Historically, security-related video surveillance has relied upon the capture of video streams to allow reactive post-event analysis. To enhance retention periods, camera counts were kept to a minimum, and strategies to maximise storage included reduced frame rates, limited resolutions or increased compression, and time-based recoding. The latter approach meant stored footage would be encoded after a certain period, reducing quality and frame rate, thus freeing up more space.
This approach was used for many years, as it was the most cost-effective option. Invariably, users would be aware an incident had occurred within a short time span, and as archived footage grew older, the likelihood of it being required diminished.
While these strategies do enhance video retention times, they also introduce a level of compromise which, given today’s demands on video-based solutions, are not acceptable.
With numerous advances in processing in recent years, the potential for captured video streams has grown exponentially. Where once the capture of suspicious activity was the sole purpose of video surveillance, today’s systems are delivering real-time data about the ongoing status of sites, business operations and procedures, and a host of other variables. The big data captured by video surveillance, or through other systems which are linked to video solutions, is invaluable to businesses and organisations, for a host of reasons along with site protection and security.
It is these additional uses of the data which often add value and benefits for customers, allowing the return on investment in their solutions to be a tangible and measurable element. In order to capture this valuable additional data, the trend is towards the implementation of a greater number of cameras, the retention of real-time streams even when there is no security-related activity, and the expansion of real-time processing and analytics deployments.
Traditional constraints relating to video infrastructure have been removed, and customers expect to receive smart benefits from modern implementations. As advanced surveillance systems collect, process and analyse increased amounts of data including video, audio, metadata and geolocation information, the solutions require ever higher capacities in terms of computational processing, storage and networking resources. What was once considered ‘sufficient’ in terms of video surveillance infrastructures can no longer cope with today’s demands.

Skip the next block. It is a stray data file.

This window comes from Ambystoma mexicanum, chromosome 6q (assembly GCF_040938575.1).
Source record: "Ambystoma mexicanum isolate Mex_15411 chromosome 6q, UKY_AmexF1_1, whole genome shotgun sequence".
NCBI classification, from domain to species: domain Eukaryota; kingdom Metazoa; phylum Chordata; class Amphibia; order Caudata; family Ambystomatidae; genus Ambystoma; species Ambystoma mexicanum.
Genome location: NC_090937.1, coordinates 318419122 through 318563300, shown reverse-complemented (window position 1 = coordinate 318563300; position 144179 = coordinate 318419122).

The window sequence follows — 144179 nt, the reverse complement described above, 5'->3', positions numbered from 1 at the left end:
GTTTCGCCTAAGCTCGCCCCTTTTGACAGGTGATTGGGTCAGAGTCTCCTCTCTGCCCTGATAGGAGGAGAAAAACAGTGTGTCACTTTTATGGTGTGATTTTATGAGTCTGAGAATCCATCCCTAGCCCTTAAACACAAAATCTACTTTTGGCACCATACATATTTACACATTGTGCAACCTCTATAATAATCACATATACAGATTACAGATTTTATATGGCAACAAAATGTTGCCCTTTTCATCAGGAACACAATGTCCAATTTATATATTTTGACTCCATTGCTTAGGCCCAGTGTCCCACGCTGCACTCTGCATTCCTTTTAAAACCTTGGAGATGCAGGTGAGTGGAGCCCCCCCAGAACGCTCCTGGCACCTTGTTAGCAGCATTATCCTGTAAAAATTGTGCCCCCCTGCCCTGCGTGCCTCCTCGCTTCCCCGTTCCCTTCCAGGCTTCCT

According to research carried out by NVIDIA, 30 billion images per second (100 trillion images per hour) will be captured by surveillance cameras across the globe by 2020. With the pursuit of smart cities and intelligent buildings, much of this data will also be processed and filtered using AI and machine learning technologies. This represents a sea-change in terms of how data is stored, managed and utilised. Legacy video surveillance infrastructure simply will not cope with the load.
To address the future growth, HPE OEM Solutions has created Edgeline Converged Edge Systems, a purpose-built platform for converging data acquisition, control and analytics at the edge, delivering remote management for businesses and organisations. The platform ensures solutions can connect to extended networks, capture and analyse critical data from a wide range of sources, and take appropriate actions when events or incidents demand it. Because the data is processed at the edge, management of information is fast, efficient and less prone to problems which may occur across the wider system infrastructure.
The compact, energy-efficient, ruggedised platforms can support virtually all edge-based video processing use cases. Customisable, the platform supports a variety of chassis types, server arrays, GPUs, CPU cores, memory and storage.
By combining HPE Edgeline Converged Edge Systems with the use of robust and resilient HPE ProLiant Gen10 servers for essential centralised storage and processing, it is possible to create a secure and resilient platform that delivers the performance and reliability expected from advanced solutions, both now and in the future.
As demands for the storage, processing and management of constantly expanding volumes of data increase, and as the need for real-time business intelligence and data mining becomes more prevalent for businesses and organisations, it makes sense to utilise the secure and flexible options offered by edge-based systems.